Roy Gandy stood on Rotary ramp number 800 Saturday remembering ramp number one.
The first recipient had suffered from polio and had a terrible time trying to get in and out of his home. Gandy and fellow Rotarians were there to install an air conditioner for the Madison County man, but it was obvious, he needed a ramp.
“He was a good guy, but he was crawling in and out of his house,” said Gandy. “That ramp was our first one, a 24-footer. It took us most of the day to do it.”
That was 1995. And over the next quarter of a century, the Rotary Club of Madison County has spread thousands of feet of ramps across homes in Madison County and beyond, helping improve the lives of one family after another.
“You can’t believe how many people we built ramps for that cried,” said Gandy, who recalled going to Clarke County to build a ramp at the request of a woman whose daughter had just three months to live. The dying daughter wanted to be able to get out of the house and see the places she used to go. The crew carried on even after a run-in with a permitting official. Gandy said the official told him to stop building. He said, no, the woman’s dying daughter was getting a ramp.
“She’s lying there in this bed and she can’t get up,” said Gandy. “She’s got three months to live. She wanted to drive around a little bit and I’ll be damned if I’m going to stop building.”
So the crew kept building…and building…and building.
Saturday marked another yard marker, the 800th ramp. A crowd of Rotarians, volunteers, local leaders and citizens were on hand to see the ramp crew blitz their way through another construction project. What used to take a number of hours is now more appropriately measured in minutes.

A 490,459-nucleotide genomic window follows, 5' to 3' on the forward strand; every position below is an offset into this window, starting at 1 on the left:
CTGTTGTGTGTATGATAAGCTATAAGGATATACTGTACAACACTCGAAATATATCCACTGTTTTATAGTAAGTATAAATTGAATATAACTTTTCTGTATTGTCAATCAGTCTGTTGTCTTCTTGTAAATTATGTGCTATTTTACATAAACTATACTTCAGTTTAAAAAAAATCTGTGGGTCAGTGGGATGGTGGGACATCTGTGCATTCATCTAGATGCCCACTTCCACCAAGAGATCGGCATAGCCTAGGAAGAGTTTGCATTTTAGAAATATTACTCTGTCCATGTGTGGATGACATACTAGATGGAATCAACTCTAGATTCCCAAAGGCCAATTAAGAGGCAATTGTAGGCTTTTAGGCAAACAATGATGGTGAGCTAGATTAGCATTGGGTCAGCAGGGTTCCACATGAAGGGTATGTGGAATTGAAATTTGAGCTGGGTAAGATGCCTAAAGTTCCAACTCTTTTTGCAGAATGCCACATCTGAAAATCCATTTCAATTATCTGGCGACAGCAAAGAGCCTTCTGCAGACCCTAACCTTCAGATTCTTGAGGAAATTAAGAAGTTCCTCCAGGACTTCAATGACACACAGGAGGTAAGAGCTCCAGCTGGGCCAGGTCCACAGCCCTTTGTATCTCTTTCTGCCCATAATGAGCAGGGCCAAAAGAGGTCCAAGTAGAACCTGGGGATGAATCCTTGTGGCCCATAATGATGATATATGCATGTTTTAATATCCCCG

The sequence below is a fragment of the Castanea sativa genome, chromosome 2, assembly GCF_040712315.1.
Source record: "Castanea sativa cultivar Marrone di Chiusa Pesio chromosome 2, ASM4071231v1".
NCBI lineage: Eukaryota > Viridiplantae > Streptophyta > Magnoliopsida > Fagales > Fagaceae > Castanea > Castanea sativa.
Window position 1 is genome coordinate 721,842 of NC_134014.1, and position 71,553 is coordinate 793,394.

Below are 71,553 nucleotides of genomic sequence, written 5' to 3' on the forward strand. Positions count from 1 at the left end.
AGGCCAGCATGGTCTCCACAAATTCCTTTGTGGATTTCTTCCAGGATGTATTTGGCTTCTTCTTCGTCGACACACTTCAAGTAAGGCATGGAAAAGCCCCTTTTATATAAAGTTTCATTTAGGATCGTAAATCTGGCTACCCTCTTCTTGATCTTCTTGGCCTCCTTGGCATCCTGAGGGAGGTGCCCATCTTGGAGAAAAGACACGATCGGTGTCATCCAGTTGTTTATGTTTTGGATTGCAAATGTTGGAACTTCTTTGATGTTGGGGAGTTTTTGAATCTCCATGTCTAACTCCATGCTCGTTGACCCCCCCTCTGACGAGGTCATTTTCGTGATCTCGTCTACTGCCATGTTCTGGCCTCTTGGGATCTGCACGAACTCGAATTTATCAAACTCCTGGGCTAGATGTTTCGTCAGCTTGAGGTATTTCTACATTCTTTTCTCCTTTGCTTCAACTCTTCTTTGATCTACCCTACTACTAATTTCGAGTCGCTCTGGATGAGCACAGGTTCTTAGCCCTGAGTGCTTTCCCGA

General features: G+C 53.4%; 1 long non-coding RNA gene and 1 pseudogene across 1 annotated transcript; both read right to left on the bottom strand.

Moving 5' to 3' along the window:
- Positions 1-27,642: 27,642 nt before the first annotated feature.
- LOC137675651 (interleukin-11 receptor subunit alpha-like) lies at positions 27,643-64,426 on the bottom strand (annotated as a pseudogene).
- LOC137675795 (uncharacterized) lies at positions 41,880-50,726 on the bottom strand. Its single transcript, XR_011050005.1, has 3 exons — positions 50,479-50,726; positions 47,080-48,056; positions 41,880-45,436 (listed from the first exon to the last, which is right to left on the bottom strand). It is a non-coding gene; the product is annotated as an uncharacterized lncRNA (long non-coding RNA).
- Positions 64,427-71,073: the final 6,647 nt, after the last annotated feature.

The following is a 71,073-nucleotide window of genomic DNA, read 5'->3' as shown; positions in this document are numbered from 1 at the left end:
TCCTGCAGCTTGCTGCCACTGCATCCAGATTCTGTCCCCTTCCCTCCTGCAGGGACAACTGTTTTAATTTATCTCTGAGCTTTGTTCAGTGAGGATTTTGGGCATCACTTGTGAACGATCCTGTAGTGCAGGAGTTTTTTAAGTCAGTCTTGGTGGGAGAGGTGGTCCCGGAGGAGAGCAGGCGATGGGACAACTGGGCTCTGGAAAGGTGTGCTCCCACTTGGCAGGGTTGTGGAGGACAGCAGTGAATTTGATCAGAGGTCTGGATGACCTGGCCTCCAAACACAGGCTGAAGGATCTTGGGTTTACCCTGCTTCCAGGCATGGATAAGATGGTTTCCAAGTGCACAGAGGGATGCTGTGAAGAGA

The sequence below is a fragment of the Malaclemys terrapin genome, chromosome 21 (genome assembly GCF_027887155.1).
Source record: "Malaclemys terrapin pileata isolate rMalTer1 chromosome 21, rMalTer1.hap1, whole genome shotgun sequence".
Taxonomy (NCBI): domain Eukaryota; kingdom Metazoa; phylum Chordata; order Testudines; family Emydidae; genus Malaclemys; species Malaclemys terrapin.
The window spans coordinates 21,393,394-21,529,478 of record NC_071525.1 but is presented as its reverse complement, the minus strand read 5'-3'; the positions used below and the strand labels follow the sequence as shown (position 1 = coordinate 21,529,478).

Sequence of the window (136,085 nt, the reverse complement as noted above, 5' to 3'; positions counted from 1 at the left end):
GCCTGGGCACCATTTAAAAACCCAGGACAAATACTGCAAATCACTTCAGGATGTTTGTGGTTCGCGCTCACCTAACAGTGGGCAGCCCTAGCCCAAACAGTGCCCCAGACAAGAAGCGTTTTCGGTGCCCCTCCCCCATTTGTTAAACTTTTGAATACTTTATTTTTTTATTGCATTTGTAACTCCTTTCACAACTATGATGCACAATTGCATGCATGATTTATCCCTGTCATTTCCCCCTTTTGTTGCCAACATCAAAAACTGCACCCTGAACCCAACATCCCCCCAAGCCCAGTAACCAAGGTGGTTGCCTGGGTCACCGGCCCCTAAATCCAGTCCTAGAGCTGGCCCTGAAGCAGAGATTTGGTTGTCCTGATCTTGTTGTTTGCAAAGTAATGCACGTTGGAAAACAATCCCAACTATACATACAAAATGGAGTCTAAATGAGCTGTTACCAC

And there is always a need.
“We have never, ever been without a ramp list,” said Rotarian Ed Brown. “I added two more yesterday. I’ve got to visit sometime this weekend and see where they’re going to be placed on the list.”
The 800th ramp was for Sonya King on McCannon Morris Road. Both Sonya and her husband, Jimmy King, were teary eyed Saturday, mourning the loss of Jimmy’s mother, Jeanette, who was wheelchair bound and who passed away Nov. 3.
“Ed (Brown) came here Tuesday morning and was going to measure it, well, that Tuesday afternoon, my mother in law passed away, but he said he was going to go ahead and build it anyway, because of the issues with my knees, because the steps ain’t very easy to get up,” said Sonya King. “In other words, it’s really built in memory of her.”
Jimmy King, a retired Hull Volunteer fireman, who works at Carrier Transicold in Athens, said the ramp “is a blessing” and will really help his wife. The Kings, who attend Faith Pentecostal Church in Hull, made a contribution to help cover the cost of the ramp.
Rotarians and volunteers helped build the ramp in less than an hour Saturday. And group members talked about the club’s motto of “service over self” and of the reward in helping others with the ramp program.
“It’s the signature program for the Madison County Rotary Club,” said Rotarian Mike Williams. “It’s definitely something we intend to promote and keep going no matter how many other projects, how big or how small, that we do as the Rotary Club of Madison County, the ramp program is always going to be something we keep as a driving force.”
Rotarian Wesley Chandler said the ramp program isn’t limited to just club members, noting that volunteers make a real difference.
“It’s just an honor to be able to do things for people, people who have no way of having it done,” he said. “Roy (Gandy) did a good job getting this off the ground and we’ve got good people doing it every time. It amazes me the people who are not a part of Rotary Club who are still a part of this project. It’s a real community project.”
Brown called volunteers in the program up onto the ramp Saturday to receive a plaque of recognition for their help with nail guns, power saws and more over the years. Those receiving “Honorary Membership” into the Rotary Club for their volunteer work included Artry Bishop, Mitchell Hill, Walton Hill, David McGinnis, Johnny Minish, Alan Phillips, Johnny Westmorland and Wade Scarboro.
“Without the volunteers we have in this county that are non Rotarians, we would not be able to conduct this program,” said Brown.
And the ramp building continues.
“I’ve got to visit someone this weekend and see where they’re going to be placed on the list,” said Brown.